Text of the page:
Date of Award
Master of Science in Aeronautical Engineering
Department of Aeronautics and Astronautics
Anthony N. Palazotto, PhD
Engine failures due to fatigue have cost the Air Force an estimated $400 million dollars per year over the past two decades (Garrison, 2001). Damping treatments capable of reducing the internal stresses of fan and turbine blades to levels where fatigue is less likely to occur have the potential for reducing cost while enhancing reliability. This research evaluates the damping characteristics of magnesium aluminate spinel, MgO+Al2O3, (mag spinel) on titanium plates. The material and aspect ratio were chosen to approximate the low aspect ratio blades found in military gas turbine fans. The plates were tested with a cantilevered boundary condition, using electrodynamics shaker excitation. The effective test area of each specimen was 4-1/2 in. x 4-1/2 in. The nominal plate thickness was 1/8 in. Mag spinel was applied to both sides of the plate, at a thickness of .01 in., and damping tests were run at room temperature. The effect of the coating was evaluated at the 2nd bending mode (mode 3) and the chordwise bending mode (mode 4). A scanning laser vibrometer revealed the frequency and shape of each mode for the plates. Sine sweeps were used to characterize the damping of the coated and uncoated specimens for the modes tested. The coating increased damping nonlinearly for both modes tested. The test results are presented in this document.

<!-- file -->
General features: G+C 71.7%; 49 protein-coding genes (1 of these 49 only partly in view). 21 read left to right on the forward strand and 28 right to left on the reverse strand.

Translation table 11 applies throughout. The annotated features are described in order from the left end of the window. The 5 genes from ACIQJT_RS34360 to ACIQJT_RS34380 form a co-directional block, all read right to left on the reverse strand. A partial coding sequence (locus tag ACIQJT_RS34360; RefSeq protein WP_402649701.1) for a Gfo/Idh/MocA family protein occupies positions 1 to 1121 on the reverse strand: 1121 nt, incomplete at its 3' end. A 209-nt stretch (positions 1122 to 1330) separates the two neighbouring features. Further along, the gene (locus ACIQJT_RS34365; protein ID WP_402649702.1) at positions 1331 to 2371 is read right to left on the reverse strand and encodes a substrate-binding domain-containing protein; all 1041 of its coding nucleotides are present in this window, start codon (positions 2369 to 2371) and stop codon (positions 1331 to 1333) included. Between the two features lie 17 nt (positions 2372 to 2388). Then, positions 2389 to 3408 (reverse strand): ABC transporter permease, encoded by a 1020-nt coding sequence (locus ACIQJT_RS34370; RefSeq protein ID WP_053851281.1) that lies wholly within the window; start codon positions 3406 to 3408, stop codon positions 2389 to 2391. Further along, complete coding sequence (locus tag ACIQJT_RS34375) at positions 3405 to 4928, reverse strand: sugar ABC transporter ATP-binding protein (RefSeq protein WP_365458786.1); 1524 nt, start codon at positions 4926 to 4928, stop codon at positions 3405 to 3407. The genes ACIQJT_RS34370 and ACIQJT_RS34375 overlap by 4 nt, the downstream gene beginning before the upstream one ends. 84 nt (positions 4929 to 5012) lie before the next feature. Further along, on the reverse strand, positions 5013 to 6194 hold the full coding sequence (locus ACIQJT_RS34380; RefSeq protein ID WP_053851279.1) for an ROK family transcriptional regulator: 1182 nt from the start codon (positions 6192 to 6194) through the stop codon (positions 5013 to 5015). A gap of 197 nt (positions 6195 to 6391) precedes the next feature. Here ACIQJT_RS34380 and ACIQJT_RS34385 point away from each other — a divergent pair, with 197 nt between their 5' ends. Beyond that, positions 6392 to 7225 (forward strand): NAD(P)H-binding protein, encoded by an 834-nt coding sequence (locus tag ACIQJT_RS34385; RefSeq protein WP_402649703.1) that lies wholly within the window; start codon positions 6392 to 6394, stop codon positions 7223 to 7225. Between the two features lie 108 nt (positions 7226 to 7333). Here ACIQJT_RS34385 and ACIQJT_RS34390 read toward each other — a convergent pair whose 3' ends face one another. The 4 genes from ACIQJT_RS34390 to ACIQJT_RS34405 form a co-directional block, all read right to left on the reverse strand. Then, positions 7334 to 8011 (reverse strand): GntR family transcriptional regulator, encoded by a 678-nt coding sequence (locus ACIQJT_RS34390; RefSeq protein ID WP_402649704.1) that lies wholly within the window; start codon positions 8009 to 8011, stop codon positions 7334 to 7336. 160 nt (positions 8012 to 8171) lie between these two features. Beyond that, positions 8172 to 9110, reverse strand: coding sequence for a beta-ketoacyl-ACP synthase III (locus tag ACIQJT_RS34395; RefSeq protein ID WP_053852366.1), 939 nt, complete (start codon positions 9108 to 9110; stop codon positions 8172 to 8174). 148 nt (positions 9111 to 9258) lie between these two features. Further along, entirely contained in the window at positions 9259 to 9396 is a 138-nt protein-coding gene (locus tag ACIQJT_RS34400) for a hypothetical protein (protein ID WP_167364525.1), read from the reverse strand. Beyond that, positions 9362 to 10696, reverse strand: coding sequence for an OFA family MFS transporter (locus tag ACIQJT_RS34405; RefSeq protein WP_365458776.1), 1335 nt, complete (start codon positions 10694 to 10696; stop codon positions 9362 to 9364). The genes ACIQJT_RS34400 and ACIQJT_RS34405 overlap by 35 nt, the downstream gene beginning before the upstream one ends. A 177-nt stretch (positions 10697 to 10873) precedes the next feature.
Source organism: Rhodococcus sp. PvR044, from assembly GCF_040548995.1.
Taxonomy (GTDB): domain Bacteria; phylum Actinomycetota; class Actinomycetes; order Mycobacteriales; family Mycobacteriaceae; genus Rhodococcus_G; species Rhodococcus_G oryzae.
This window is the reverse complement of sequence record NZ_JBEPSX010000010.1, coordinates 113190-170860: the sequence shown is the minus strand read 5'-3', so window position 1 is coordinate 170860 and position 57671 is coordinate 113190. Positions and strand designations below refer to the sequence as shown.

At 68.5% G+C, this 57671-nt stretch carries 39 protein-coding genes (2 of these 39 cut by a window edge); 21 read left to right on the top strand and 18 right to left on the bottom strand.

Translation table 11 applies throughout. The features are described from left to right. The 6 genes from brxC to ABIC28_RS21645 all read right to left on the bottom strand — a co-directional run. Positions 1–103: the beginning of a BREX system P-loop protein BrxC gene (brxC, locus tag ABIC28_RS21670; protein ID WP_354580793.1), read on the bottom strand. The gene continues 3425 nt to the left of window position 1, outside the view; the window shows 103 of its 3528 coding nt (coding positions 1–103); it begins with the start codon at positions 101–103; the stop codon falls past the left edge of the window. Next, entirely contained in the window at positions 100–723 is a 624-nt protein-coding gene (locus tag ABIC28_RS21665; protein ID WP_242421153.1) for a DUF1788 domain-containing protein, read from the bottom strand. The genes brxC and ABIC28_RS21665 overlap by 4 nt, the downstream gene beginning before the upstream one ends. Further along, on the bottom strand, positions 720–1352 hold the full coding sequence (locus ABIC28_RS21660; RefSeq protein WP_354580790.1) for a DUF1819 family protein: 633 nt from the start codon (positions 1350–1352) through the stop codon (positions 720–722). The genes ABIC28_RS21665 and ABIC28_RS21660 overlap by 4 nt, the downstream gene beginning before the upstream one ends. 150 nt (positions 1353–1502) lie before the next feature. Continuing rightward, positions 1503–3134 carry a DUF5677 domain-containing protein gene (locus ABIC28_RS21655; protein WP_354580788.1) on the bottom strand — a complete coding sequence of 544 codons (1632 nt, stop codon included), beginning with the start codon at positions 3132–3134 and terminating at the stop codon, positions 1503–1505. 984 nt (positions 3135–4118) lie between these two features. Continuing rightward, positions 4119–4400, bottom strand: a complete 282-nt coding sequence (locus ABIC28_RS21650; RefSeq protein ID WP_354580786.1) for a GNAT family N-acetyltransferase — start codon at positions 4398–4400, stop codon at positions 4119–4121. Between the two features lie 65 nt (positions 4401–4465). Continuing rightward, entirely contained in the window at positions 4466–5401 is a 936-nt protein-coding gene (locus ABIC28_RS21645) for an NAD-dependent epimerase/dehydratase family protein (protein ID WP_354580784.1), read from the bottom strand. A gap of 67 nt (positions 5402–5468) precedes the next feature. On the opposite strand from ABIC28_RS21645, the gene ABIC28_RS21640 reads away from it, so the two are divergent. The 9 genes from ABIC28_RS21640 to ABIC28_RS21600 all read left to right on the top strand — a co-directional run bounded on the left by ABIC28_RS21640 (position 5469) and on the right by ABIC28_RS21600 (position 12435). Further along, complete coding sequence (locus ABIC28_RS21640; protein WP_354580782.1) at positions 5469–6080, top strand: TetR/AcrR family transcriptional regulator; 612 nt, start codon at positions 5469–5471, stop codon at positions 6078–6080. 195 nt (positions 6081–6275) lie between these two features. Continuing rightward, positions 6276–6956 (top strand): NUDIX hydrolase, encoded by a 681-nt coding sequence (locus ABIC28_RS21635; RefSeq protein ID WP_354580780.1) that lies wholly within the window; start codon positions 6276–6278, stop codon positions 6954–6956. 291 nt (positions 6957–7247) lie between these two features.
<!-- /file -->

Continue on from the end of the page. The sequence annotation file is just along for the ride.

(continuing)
DTIC Accession Number
Blackwell, Christopher M., "The Evaluation of the Damping Characteristics of a Hard Coating on Titanium" (2004). Theses and Dissertations. 3921.